Influence (transitive verb): to affect or alter by indirect or intangible means
Monday, September 12, 2011
When it comes to HR Metrics these days there is no shortage of information, opinions and blogs like this one. What I have learned after reading, teaching and presenting on the subject for almost 10 years is that in order for HR to be considered a player and a rock star, you must measure your impact. All the other functions measure, so why not HR?
In my travels I have heard many excuses, and even written on that subject here. But, I have also seen some really BAD practices when it comes to HR Metrics. Please don't commit these deadly sins:
1) Thou shall not measure meaningless crap (not measuring what is tied to impact)
2) Thou shall not measure endless crap (measuring too many things that don't matter)
3) Thou shall use valid, reliable and clean data (enough said)
4) Thou shall display the data in a meaningful way to those that use the data (stop with the rows an columns, it's boring)
5) Thou shall tell a compelling data story that leaves managers and leaders wanting more (tell them something they didn't already know, and it's not cost per hire)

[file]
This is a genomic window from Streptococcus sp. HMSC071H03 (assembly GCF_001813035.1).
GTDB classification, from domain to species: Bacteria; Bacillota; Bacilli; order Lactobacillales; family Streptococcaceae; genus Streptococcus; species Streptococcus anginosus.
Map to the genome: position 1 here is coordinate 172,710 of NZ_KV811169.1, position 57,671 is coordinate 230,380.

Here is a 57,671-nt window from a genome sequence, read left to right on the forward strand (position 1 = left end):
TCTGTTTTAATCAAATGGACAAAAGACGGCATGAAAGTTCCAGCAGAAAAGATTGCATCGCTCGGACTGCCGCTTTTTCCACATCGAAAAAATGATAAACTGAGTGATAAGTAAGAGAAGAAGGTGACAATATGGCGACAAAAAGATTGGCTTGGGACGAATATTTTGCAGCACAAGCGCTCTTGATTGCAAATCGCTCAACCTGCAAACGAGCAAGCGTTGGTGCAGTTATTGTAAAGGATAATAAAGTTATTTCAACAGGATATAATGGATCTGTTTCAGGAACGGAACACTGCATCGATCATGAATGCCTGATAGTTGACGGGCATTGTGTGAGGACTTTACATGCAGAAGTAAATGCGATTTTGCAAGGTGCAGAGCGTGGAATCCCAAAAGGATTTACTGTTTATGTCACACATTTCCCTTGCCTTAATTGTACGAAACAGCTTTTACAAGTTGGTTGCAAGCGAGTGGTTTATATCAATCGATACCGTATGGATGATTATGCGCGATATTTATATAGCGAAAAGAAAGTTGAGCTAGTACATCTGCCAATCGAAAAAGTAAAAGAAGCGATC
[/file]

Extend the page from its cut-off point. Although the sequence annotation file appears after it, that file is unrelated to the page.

6) Thou shall balance your metrics measuring both efficiency and effectiveness
7) Thou shall never start measuring until you map your organizational strategy first.
I am very encouraged to hear so many HR professionals embarking on the metrics journey. I get many questions on how to start (see #7). The point is, HR is at an important juncture, we have been through the personnel phase, the get a seat at the table phase (please say that's over) and now I believe we are at the influence phase.
I love that definition as HR has always had the word "intangible" associated with it. Intangible doesn't mean you can't measure it. Indirect doesn't mean you can't measure impact. You just have to know what questions to ask and which connections to make. HR is perfect for this task.
Let's use our influence to make a difference in our organizations...